Housing

The Low Income Housing Institute's proposed Ballard development would include housing for families and individuals making less than 60 percent of the median King County Income as well as space for homeless families. It would also include an Urban Rest Stop.

The Low Income Housing Institute, more commonly known as LIHI, offered new details about the project at 2014 N.W. 57th St., currently a vacant lot, during the Oct. 13 Ballard District Council meeting.

The proposed development includes 40 to 60 units, including studios, one-bedroom units and two-bedroom units, for families and individuals with incomes less than $51,360 for a four-person household and $41,100 for a two-person household.

LIHI is proposing setting aside approximately 20 percent of the units for homeless families.

LIHI would also be locating an Urban Rest Stop on the first floor of the building. The Urban Rest Stop would provide free showers and laundry, as well as bathrooms, nurses, barbers, attorneys and more, for homeless individuals and families.

10/14/2010
LIHI proposes Ballard low-income, homeless housing, Urban Rest Stop
Photo credit: 
Michael Harthorne

The Low Income Housing Institute is proposing 40 to 60 units for low-income and homeless individuals and families, as well as an Urban Rest Stop, for this vacant lot across from Wiggin & Sons Funeral Home on Northwest 57th Street.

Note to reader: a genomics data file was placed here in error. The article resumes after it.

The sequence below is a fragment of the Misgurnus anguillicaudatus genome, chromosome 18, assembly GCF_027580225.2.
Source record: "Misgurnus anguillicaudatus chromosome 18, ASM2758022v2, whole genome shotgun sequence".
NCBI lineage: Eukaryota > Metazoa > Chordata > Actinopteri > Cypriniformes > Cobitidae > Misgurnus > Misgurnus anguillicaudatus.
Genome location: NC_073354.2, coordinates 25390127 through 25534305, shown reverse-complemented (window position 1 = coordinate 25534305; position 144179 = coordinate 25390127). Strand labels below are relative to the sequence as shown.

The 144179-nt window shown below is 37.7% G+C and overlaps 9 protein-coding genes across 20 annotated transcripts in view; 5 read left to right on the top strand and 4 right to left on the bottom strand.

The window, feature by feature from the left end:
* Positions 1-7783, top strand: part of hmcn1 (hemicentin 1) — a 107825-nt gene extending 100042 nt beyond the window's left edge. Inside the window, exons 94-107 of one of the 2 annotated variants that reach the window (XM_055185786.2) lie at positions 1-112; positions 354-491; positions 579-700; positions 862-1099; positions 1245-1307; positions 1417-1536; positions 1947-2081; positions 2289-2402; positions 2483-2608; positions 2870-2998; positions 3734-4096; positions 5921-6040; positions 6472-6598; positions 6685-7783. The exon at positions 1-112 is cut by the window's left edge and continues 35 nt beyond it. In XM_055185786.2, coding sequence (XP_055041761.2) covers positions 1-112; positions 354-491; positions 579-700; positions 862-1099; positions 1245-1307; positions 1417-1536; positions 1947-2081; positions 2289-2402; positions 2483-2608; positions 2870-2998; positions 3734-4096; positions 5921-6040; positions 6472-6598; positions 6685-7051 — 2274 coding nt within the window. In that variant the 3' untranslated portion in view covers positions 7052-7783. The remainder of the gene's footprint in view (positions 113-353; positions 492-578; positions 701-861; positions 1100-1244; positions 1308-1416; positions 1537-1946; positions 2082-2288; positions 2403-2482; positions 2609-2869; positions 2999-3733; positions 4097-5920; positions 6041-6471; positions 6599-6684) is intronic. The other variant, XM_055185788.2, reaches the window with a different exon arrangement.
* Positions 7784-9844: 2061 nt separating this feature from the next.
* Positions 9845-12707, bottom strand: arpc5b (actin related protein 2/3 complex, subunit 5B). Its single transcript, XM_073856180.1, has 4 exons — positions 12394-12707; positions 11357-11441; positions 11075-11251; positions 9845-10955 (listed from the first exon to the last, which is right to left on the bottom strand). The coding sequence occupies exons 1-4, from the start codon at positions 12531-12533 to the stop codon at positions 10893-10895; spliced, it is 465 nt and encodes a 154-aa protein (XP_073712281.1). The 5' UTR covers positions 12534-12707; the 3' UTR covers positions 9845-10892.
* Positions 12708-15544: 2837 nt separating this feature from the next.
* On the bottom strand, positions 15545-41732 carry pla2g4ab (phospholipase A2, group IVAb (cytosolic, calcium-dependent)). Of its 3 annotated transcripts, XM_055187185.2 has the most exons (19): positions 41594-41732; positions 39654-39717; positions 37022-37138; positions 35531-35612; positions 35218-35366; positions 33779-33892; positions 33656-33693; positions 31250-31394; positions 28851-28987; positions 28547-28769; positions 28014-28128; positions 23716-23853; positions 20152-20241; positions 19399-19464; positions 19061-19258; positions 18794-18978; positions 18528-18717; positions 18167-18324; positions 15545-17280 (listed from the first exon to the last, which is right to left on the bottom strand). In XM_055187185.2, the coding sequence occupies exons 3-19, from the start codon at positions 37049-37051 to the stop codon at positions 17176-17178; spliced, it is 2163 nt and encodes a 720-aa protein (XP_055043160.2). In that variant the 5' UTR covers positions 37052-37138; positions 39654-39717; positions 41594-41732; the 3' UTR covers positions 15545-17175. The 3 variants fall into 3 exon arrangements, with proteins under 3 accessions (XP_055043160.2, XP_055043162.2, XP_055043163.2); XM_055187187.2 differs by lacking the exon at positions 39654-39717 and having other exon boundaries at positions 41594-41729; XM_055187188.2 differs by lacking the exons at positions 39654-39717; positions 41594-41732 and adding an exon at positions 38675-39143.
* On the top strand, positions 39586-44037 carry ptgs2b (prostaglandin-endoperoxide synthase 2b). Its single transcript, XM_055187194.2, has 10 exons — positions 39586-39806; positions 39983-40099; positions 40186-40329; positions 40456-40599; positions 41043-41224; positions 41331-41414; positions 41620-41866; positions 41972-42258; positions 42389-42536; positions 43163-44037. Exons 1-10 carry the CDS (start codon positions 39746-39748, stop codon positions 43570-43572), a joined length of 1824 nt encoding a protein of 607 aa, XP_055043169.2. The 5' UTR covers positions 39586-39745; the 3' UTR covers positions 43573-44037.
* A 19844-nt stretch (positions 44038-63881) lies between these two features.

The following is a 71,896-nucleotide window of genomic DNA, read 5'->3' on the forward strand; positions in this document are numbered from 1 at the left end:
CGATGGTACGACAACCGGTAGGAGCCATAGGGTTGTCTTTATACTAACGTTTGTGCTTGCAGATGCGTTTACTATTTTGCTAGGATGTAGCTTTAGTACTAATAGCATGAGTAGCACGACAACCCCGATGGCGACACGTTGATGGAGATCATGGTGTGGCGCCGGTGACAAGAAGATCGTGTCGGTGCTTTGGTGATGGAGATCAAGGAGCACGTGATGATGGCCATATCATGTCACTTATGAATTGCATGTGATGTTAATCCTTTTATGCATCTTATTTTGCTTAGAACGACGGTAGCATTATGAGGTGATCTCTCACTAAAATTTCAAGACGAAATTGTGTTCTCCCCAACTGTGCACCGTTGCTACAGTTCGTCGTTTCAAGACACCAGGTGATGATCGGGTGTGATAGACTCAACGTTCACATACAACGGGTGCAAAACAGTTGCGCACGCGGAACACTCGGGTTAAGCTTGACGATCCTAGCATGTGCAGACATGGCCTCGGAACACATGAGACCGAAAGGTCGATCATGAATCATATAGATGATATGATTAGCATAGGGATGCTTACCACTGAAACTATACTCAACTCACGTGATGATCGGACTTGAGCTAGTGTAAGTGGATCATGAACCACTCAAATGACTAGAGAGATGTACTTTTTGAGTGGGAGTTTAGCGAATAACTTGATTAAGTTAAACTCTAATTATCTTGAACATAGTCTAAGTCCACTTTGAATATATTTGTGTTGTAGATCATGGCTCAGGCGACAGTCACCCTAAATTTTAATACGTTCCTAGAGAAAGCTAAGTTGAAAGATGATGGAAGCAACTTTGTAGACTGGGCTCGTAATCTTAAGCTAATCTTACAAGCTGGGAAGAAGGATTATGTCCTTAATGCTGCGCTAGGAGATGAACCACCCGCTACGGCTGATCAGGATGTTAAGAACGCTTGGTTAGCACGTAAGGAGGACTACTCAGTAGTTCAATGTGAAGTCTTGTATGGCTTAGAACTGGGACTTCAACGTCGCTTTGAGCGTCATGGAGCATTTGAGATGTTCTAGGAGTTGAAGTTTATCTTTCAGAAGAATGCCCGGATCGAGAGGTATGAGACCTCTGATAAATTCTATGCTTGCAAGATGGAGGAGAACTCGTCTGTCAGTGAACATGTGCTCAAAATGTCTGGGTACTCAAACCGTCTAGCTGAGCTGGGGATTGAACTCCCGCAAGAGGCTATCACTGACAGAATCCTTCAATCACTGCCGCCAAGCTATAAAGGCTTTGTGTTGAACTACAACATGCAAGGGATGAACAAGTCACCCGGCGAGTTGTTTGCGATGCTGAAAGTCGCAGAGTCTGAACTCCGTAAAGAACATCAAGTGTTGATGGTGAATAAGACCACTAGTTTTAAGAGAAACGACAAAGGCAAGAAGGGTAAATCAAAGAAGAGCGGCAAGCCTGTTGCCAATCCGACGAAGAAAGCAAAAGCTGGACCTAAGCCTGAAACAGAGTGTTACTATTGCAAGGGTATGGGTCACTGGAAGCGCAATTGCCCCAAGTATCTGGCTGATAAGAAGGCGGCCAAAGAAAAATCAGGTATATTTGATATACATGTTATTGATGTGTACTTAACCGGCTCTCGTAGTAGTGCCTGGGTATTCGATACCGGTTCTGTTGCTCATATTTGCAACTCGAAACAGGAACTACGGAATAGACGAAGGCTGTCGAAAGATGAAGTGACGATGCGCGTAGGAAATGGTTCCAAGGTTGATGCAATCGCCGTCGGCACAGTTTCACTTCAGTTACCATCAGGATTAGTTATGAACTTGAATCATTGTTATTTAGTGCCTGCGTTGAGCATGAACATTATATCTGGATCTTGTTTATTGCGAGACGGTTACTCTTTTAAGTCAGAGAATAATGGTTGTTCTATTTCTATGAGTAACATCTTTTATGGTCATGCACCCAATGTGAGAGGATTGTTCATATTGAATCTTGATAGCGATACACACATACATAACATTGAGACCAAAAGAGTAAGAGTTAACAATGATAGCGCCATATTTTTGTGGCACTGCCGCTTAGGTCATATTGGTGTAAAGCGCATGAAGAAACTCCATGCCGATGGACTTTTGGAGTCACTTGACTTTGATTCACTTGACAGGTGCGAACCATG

The White Center community is preparing for the groundbreaking of Strength of Place Village, a new construction project of 30 units of affordable rental housing near the business district, close to public transit, shopping and services.

During this challenging economic climate for affordable housing developers, the White Center Community Development Association, Capitol Hill Housing and Delridge Neighborhoods Development Association have combined resources through an innovative partnership to develop Strength of Place Village.

Located on the corner of SW 100th Street and 13th Avenue SW, the project will have 30 apartments ranging from one-bedrooms to three-bedrooms for low-income families making less than about $55,000 per year. Strength of Place Village will also deliver living-wage construction jobs to White Center and will be green built to the Washington State Evergreen Sustainable Development Standard.

08/12/2010
SOPI.jpg
Photo credit: 
WCCDA

Located on the corner of SW 100th Street and 13th Avenue SW, SOPI will have 30 apartments ranging from one-bedrooms to three-bedrooms for low-income families.

Strength of Place Village Groundbreaking in White Center

Capitol Hill Housing, Delridge Neighborhoods Development Association & White Center Community Development Association invite you to join us at the Strength of Place Village project groundbreaking.

Located in the White Center neighborhood, this new development of 30 quality affordable rental housing units is the result of a unique partnership of three community based organizations.

11AM—Groundbreaking & Remarks

11:45AM—BBQ Reception at Steve Cox Memorial Park
(1321 SW 102nd Street one block south of project site)

Location

SOPI site
Intersection of 13th Avenue SW & 100th Street
White Center, WA
Groundbreaking event is Sept. 15

The White Center Community Development Association released this news about SOPI (Strength of Place Village) rental housing project set to begin construction later this summer.

The WCCDA Press Release: